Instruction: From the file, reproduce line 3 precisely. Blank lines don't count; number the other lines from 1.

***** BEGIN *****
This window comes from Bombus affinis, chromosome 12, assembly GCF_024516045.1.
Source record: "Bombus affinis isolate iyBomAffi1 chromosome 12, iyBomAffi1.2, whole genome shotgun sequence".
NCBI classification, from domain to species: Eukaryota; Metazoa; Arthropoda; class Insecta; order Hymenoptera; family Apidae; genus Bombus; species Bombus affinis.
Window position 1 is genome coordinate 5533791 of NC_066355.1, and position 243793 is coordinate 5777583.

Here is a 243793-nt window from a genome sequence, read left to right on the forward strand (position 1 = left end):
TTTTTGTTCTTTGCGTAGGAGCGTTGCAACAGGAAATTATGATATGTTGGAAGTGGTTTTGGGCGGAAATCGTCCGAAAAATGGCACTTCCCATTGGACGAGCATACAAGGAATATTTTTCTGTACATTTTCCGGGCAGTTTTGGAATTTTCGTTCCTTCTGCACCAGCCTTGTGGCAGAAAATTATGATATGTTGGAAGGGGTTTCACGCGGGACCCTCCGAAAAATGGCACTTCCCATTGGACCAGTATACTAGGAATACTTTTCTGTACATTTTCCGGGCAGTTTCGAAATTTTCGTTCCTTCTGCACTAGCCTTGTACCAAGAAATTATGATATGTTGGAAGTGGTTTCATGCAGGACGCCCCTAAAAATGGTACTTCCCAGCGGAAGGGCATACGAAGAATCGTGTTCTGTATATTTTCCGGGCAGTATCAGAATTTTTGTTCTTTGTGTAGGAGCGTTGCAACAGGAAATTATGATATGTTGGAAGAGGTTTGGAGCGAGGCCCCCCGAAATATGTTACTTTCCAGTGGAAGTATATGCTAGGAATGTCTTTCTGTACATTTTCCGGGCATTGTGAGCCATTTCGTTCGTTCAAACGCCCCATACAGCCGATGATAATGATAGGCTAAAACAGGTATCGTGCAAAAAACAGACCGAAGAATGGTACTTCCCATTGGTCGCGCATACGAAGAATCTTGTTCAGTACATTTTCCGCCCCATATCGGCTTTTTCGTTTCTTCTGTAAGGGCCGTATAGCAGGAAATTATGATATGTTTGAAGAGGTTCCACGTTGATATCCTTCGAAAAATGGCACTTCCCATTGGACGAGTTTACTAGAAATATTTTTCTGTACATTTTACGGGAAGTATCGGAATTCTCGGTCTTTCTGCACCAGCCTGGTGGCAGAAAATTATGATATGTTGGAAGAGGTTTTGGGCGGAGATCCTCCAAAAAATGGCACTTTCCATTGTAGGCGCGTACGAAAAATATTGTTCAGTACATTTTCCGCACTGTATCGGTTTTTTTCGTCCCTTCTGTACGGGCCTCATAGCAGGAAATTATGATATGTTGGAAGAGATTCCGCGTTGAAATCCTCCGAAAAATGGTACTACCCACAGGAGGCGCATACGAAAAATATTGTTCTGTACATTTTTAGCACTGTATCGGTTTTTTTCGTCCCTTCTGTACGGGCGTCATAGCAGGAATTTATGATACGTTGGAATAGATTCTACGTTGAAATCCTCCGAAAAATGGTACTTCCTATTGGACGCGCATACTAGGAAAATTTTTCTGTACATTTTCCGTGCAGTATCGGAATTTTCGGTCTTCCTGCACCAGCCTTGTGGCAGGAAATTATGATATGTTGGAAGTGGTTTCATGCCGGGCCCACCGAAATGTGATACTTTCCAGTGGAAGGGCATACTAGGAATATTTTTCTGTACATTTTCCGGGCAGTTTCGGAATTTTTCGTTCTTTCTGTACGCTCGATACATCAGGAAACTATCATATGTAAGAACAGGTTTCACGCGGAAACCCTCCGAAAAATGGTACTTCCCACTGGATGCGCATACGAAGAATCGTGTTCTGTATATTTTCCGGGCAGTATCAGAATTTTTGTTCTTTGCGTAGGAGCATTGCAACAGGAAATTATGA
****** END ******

NCBI classification, from domain to species: Eukaryota; Metazoa; Arthropoda; class Insecta; order Hymenoptera; family Apidae; genus Bombus; species Bombus affinis.